10 Clean Energy Stocks for 2020: Spooked in October, but Trading Anyway

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by Tom Konrad, Ph.D., CFA

Two of the cash covered puts in the 10 Clean Energy Stocks for 2020 model portfolio have now expired, and I am left with a difficult decision as to what to replace them with.

As I discussed last month, I feel the market is overvalued given the economic impact of the pandemic and little prospect of fiscal stimulus before January.  Yes, the market is not the whole economy, and large tech firms and high income workers and the wealthy are doing great while people on the bottom half of the income ladder are being crushed.  With the pandemic worsening just as we head into the colder months, it’s going to be a hard winter.  

This is no time to be buying stocks.  Rather, we should be squirreling away our cash and waiting for a significant market decline, possibly even a crash before we invest.

Making matters even more difficult, the model portfolio has significantly underperformed this year, a good 16% below both its clean energy income benchmark, YLCO, and my real money managed portfolio, GGEIP, both of which are now up slightly for the year.

The model portfolio (at -13%) looks less bad in comparison to its broad market benchmark, SDY, but as of the end of September, it was still below that even in the relative performance game.

10 clean energy stocks vs benchmarks

Behavioral psychology tells us that most people hate to lose even more than they like to win, and I am no different.  When I find myself in a situation like this where I am “behind”, I have a strong temptation to make a risky move as long as it has a chance to pay off big and let me “catch up.”

Fortunately, I know behavioral psychology, and while I am tempted to take undue risks, I don’t have to give in to temptation.  One such bet I considered was purchasing put options on a market index.  After all, I believe the market is overvalued, and options can easily return many times the initial investment when they pay off.  Unfortunately, the market’s overvaluation does not guarantee a near-term market correction.  

A common market aphorism (sometimes attributed to Keynes and other times to Shilling) is that the market can stay irrational longer than you can stay solvent.  No matter what the origin, it’s good to keep in mind whenever we are tempted to bet on market rationality.  It is also why I do not ever totally get out of the market and into cash, even at times like these when I am very concerned about valuations and potential market shocks.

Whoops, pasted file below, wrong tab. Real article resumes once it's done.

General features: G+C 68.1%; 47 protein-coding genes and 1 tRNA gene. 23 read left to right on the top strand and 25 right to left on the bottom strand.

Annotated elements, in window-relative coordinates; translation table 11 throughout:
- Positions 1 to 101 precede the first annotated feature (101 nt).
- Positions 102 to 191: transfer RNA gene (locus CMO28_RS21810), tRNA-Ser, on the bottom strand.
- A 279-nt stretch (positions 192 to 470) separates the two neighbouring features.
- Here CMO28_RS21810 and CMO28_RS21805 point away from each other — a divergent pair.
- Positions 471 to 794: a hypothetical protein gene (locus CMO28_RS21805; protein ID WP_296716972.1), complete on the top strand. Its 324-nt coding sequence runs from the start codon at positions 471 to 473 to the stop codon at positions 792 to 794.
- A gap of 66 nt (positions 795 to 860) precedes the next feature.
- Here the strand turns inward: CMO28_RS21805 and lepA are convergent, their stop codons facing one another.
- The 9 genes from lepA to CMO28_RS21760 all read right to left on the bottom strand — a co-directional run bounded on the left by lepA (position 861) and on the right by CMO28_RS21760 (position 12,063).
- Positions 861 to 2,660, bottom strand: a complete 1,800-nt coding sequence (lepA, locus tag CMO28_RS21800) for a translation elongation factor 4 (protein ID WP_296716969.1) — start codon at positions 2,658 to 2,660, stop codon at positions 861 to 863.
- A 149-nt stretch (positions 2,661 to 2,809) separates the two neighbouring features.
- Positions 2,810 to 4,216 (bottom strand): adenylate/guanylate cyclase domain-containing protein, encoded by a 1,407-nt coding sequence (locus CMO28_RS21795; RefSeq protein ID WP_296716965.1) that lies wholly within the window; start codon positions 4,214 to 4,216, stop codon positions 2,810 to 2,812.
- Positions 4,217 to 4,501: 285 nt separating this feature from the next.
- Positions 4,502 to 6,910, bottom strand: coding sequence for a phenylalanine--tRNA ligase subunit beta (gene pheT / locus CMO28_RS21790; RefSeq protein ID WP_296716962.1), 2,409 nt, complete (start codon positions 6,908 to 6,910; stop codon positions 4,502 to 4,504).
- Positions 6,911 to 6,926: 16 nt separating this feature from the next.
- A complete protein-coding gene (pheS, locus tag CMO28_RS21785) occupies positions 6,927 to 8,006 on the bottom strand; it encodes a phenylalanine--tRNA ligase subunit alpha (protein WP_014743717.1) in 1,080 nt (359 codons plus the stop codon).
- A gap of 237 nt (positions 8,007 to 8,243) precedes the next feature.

So, the goal of these selections is to maintain a defensive posture while avoiding the temptation of making any big bets to try to make up for previous losses by year end.  When considered against the portfolio’s longer term track record, it’s worth noting that 2020 is likely to be the first year the model portfolio falls behind its benchmark since 2013.

long term track record

Picks

Between accumulated dividends, and the cash freed up by the expiration of the puts on Hannon Armstrong (HASI) and Covanta (CVA), the portfolio had $3,533 in available cash.  On valuation, I continue to like Covanta, Green Plains Partners, and MiX Telematics (MIXT).  In general, I would prefer to sell out-of-the-money cash puts because of the protection they give against a small decline in the stock market compared to buying the stock outright.

Only Covanta has exchange traded options available, and I will attempt to sell two March 2021 $7.50 puts using a good-til-canceled limit order of $0.70.  If executed, the puts will sell for $140 and $1500 cash will be needed to cover the potential assignment of 200 shares of CVA at $7.50.  

This will leave $2173 to invest, which I will split between a good-til-canceled limit order to buy 120 shares of MIXT at $8.60 or better and 131 shares of GPP at $7.83 or better.  

These prices are all a little below the market, so I will only count the trades towards the model portfolio if the stocks or option actually trade at or better than these prices starting on Monday 10/19.

Final Thoughts

I was tempted to leave the portfolio holding most of the cash, but I generally try to keep it mostly invested.  If you use the 10 Clean Energy Stocks model portfolio as a guide for your own trades, keeping a decent allocation to cash is probably a good idea right now.

Disclosure: Long positions all the stocks in the model portfolio with the exception of NFYEF is now a very small position.  My supporters on Patreon got an early look at this article on October 18th.

DISCLAIMER: Past performance is not a guarantee or a reliable indicator of future results.  This article contains the current opinions of the author and such opinions are subject to change without notice.  This article has been distributed for informational purposes only. Forecasts, estimates, and certain information contained herein should not be considered as investment advice or a recommendation of any particular security, strategy or investment product.  Information contained herein has been obtained from sources believed to be reliable, but not guaranteed.

 

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